Cutters for harder metals are typically rated for speeds lower than 24 kRPM. Here’s a Chinese spindle designed for hard metals.

Note that almost all Chinese spindles (except some Jiankens) are constant torque types, so they only provide the rated power at their maximum speeds..

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I did not check how much the shipping was so that’s a great info to have although from what I see in your post that’s not a quote from the company itself but the Alibaba’s estimate? Anyways, in regard to your lengthy post (which is very informative) I asked about that particular company in this thread because I have no plans on cutting wood anytime soon. I’m trying to get better at cutting aluminium and thats all I’m interested in.

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Sorry - I get carried away sometimes! But, I suspect that there are some thread viewers that do cut other things (including @Vince.Fab) . It looks like those Jianken ATC spindles are available with ISO20 collets up to 40 kRPM. They should be awesome for aluminum with high quality high speed tool holders and tools! A 1/2" endmill at 40 kRPM could increase the MRR of a 1/4" endmill at 60 kRPM by 1/3 without increasing cutting forces (the limiting factor on Shapeokos). :slightly_smiling_face:

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I don’t really know for sure, but it seems to me that you should be able to use the manual controls on the VFD to run the motor at whatever speed you set it too. Even without any feedback (PID, etc.) the VFD should source whatever current is necessary to maintain that speed under loads that don’t exceed the maximum for that speed. Maybe someone like @Julien could validate that? :thinking:

where did you settle on your acceleration & rapid settings? I’m playing around with mine at the moment - I’ve got steel belts to fit but still running standard belts at this point.

I’ve had no issue jogging with 25,000mm/min rapids which is around your 1000IPM, and accels are at 27,000mm/min2 which is a little under your 1200IPM.

Interested to see where you ended up, I might go back to about 80% and run some heavy jobs, see where that takes me. What did you settle on for your HDZ as far as accels and rapids?

@gmack, @Vince.Fab

On my VFD there is a setting where you have to set the maximum Hz the VFD outputs when it is in manual mode (i.e when you use the potentiometer on the VFD to set the speed). Perhaps this is the issue?

This setting was by default set to 100 on mine and I had to change it to 400. What type/brand is your VFD?

I have the 1000hz version of this and spent the whole day cobbling up a much bigger wired vfd cable to take that out of the equation.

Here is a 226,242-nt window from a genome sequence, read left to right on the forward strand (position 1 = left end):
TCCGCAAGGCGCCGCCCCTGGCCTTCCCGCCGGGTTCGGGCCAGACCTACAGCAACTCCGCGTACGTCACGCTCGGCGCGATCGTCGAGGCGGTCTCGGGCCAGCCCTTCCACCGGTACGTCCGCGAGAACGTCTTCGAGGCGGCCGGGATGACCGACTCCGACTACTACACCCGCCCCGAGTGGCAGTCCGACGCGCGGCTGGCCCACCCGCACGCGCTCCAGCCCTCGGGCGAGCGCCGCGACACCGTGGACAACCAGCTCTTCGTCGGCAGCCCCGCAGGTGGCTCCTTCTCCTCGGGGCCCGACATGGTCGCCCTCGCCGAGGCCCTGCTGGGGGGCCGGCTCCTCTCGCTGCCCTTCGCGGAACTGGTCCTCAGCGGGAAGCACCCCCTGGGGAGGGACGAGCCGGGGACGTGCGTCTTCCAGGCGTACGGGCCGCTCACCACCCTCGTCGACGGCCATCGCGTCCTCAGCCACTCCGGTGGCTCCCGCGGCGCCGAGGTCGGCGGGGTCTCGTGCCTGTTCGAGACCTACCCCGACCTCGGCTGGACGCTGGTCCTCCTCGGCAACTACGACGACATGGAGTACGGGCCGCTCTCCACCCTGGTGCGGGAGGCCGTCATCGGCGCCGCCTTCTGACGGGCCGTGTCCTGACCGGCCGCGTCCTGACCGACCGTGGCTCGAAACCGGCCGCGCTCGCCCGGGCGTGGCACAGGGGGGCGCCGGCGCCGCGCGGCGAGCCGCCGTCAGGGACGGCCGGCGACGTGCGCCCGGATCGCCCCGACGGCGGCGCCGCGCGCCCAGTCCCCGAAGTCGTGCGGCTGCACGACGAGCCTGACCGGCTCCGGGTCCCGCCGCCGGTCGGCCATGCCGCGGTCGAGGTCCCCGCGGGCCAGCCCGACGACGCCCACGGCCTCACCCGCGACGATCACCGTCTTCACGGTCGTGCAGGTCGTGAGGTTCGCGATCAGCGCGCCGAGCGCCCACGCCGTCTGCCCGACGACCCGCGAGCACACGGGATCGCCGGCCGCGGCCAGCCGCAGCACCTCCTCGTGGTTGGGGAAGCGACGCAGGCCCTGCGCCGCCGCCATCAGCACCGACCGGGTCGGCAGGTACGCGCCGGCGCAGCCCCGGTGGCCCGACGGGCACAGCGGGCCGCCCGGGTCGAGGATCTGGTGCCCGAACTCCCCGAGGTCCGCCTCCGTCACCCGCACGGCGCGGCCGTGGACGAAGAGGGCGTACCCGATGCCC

Still only seeing a max 2amp draw at max speed when trying to stop by hand.

Mostly I let the steel cores because I don’t have to adjust steps for calibration, just throw on. Set tension and go.

Also usually I’ll run maxes at 50% just because it starts to move scary fast and I like an extra tq cushion. I know Winston is running torture tests on his hdz, I just doubled


I think you’d be better off trying to get it to work properly in open-loop (no “feedback” of any type) manual control mode before complicating things with remote control.

I found the final spindles speed vs. Fusion command to deviate too much when connecting the C3d board to my Omron vfd. I can imagine that this deviation would be amplified pretty heavily with your spindle that is 60k Compared to my 24krpm, and in addition using the converter to bump 0-5V up to 0-10V which I don’t believe helps on deviation either, however I might be wrong.

If you experience too much deviation here and want better accuracy, I would buy the cheapest arduino board you can find and connect your C3d PWM signal to an input here. And a DAC module similar to the one below to wire your output to the VFD from.

I did this on mine, and made a linearization table in the arduino on every 1k rpm, this to ensure spindle speed is according to G-code throughout the whole range of the spindle speed.
This way coolant, dust collection etc. can easily be controlled also.
I will gladly share this code or help with the setup.

I don’t believe the issues you are experiencing with power limitation on your VFD will change if you hook it up to the C3d board. I have earlier used CNCzone forum and user mactec54 for vfd questions, he is knowledgeable and very very helpful.

I don’t mean to interrupt you tread here, but I didn’t manage to post in the “Best vfd thread” and I feel the information is relevant, to you and most of the users adding a vfd to their Shapeoko.
If there are any further questions to this I can make a new thread with pictures and better explenations.



How much off are the rpms? I’m using xpro v4 controller to send 10v pwm signal to the HY vfd and I’m always off by 200rpm which in my experience isn’t that big of a deal. Anything higher than that I’d honestly be concerned.